The physical plant at Woodbine, as those who traveled there for the 1996 Breeders Cup know, is stunning. The interior, which features wood paneling and marble, is well-lit, brightly painted. There are no dark corridors, no empty, rambling grandstand areas. And everywhere there are customer service folks, cheerful, helpful customer service folks, knowledgeable customer service folks. From the racing side, you'd never know that a slots facility takes up a good share of the building -- except, that is, when you think about where the money lavished on the infrastructure and the purses comes from. The outside walking ring is inviting, with grass and trees and flowers and picnic areas nearby, reminiscent of the old Gulfstream, before Frank Stronach tore that lovely plant down and substituted his cheap imitation of a Las Vegas racebook. The track itself, with the huge turf course circling the polytrack main track, and the harness track inside that, is just beautiful on a summer day. The only tracks I know that compare are the boutique meets at Saratoga and Keeneland.

So, why do the Canadian get it right, when so many US tracks seem to think that customer service is a dirty word?

Maybe, of course, Canadians are simply nicer than folks on the US side of the border. They probably are, but even that doesn't explain why the physical plants are so much more attractive and why the racing, at Woodbine at least, can offer the kinds of purses that actually let an owner or a trainer stay in business.

Both Ontario tracks have slots, and they use a good share of the slot machine profits to fund purses and to keep the race track in better than good shape. But lots of US tracks have slots as well, and not all of them offer anything like the race-going experience in Ontario. So that can't be the whole answer.

A huge organizational difference is that both Fort Erie and Woodbine own the OTB networks in their respective areas. (Woodbine also owns the nearby Mohawk harness track.) So the OTB and on-track operations are fully meshed, bettors can wager from either on- or off-track in the same account. Woodbine controls the Greenwood Teletheatre, on the site of the original Woodbine track, plus some 25 other OTB outlets in the greater Toronto area, a few of which make some serious money, especially from bettors playing the Hong Kong races late at night. Woodbine is also a major factor in the Horseplayer Interactive online/telephone betting system, which has taken the sensible step of rewarding big players (starting at $1,250 a week) with real rebates, rather that souvenirs and free food. The bigger the bettor, the more important price, i.e., rebates, becomes, and HPI recongnizes that.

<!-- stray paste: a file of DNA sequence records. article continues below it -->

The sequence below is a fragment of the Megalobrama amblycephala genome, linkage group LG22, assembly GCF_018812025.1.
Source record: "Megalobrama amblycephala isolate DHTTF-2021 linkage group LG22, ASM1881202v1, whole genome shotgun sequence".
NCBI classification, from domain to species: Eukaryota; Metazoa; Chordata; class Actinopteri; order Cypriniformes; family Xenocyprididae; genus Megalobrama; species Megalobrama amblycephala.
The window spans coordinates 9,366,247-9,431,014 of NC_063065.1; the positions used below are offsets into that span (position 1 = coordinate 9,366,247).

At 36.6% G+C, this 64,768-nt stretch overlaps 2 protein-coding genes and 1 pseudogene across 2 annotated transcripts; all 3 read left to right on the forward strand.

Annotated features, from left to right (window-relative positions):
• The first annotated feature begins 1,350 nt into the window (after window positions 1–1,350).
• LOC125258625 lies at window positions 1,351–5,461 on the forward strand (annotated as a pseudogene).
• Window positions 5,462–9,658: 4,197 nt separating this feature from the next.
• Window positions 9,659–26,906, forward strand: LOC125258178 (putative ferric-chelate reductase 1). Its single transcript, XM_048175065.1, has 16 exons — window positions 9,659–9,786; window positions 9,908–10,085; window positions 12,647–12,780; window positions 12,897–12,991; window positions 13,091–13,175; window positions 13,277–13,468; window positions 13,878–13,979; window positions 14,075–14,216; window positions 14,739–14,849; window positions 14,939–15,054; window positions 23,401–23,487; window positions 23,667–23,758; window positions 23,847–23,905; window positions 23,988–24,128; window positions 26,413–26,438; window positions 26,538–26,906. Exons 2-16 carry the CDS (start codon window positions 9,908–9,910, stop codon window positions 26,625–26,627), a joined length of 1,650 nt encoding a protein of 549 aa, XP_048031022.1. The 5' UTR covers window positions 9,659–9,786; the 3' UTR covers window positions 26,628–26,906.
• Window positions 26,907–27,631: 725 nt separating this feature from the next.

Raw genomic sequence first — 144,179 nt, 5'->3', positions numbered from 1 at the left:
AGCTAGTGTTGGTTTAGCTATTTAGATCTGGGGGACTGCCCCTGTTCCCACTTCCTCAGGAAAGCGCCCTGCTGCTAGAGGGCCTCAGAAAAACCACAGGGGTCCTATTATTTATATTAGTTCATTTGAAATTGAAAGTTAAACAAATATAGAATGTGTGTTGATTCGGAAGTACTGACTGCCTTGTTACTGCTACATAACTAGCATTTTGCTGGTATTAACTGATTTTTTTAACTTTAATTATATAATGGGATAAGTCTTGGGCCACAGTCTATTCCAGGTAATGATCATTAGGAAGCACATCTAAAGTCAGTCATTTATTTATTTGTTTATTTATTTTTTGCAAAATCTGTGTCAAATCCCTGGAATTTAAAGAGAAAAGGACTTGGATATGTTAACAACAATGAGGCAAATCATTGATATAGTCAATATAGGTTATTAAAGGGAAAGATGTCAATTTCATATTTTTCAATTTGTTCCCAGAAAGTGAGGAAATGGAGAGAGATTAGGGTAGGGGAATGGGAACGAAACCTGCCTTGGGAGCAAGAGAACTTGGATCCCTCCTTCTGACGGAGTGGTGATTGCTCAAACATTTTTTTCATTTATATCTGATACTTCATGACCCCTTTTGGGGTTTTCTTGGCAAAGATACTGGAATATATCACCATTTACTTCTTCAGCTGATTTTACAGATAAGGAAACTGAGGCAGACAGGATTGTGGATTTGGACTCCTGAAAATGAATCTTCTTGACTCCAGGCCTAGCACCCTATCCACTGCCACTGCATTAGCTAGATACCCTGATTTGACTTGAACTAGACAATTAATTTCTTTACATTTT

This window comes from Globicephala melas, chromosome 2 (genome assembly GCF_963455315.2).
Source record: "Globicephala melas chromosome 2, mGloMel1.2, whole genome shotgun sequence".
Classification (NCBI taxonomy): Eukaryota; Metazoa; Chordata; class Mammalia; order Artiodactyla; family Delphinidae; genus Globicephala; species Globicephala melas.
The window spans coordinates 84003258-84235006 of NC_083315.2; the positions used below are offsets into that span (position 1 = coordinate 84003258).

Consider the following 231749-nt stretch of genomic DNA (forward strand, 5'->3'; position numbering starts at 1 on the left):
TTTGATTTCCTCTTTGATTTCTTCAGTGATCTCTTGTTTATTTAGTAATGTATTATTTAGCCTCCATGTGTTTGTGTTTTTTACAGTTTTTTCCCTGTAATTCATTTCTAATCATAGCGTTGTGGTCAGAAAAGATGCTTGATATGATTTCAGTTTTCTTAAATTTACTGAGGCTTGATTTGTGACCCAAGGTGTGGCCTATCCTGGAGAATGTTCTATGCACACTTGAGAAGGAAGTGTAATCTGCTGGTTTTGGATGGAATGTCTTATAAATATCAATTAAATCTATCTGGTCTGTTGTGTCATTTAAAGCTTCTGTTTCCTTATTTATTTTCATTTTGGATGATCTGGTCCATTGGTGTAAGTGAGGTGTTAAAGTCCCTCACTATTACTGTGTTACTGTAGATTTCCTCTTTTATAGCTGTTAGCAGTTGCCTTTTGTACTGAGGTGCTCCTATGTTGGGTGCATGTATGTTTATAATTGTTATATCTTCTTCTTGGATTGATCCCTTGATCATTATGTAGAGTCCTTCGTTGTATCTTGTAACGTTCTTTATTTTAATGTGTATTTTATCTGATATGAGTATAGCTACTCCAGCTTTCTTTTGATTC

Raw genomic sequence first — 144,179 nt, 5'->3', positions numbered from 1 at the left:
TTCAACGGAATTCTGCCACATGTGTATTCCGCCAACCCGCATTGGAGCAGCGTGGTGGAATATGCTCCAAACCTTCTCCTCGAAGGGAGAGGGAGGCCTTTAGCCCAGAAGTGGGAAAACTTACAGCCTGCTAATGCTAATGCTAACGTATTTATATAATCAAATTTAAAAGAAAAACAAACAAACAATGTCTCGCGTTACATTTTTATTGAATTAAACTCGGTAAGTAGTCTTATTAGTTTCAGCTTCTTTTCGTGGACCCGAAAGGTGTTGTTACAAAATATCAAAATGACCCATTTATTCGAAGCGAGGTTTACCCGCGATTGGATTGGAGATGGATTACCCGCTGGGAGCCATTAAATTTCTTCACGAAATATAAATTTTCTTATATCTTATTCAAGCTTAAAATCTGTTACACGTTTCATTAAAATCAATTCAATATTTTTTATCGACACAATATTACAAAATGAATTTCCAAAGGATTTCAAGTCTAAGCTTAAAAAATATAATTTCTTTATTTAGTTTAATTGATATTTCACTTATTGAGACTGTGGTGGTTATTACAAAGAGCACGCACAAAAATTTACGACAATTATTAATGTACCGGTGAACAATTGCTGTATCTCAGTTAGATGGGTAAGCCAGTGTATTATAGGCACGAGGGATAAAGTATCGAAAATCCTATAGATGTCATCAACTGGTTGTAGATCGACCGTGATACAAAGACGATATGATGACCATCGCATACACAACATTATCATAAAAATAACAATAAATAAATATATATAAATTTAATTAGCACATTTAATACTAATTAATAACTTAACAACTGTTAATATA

Are there any lessons here for US track management? Almost certainly. First, the focus on the customer really matters. Making the place look nice matters, too. Woodbine has got it right, and the crowd -- larger, younger, more upscale and more female than at US tracks -- reflects that. It's nice that some tracks are hiring people to focus on customer service (NYRA's hiring of Gavin Landry is a recent example), but the attention to detail that Woodbine shows is way beyond what US tracks can manage. In particular, US operations need to get away from the unending, fawning attention to a few rich owners and board members, and devote all that time, money and energy instead to a focus on the average racing fan. That's where the future is. That's certainly where the money is.

And, second, tracks need more control over their own product. By owning the OTB networks, Woodbine and Fort Erie get the full takeout from whatever is bet at the OTBs, in sharp contrast to the situation in New York, where the tracks (and horsemen), get a good deal less than half the takeout on what's bet in the state's multiple OTB facilities. As a business model, the New York structure is just plain crazy, and the rich folks who were on the NYRA Board in the early 1970s, and who passed up the chance to take control of OTBs because "gentlemen aren't bookmakers," have a lot to answer for.

Are the Ontario tracks perfect? Of course not. But the experience of going there as a race fan is far superior to what it is at most US tracks. And, as an owner, I certainly can't complain about those allowance purses at Woodbine!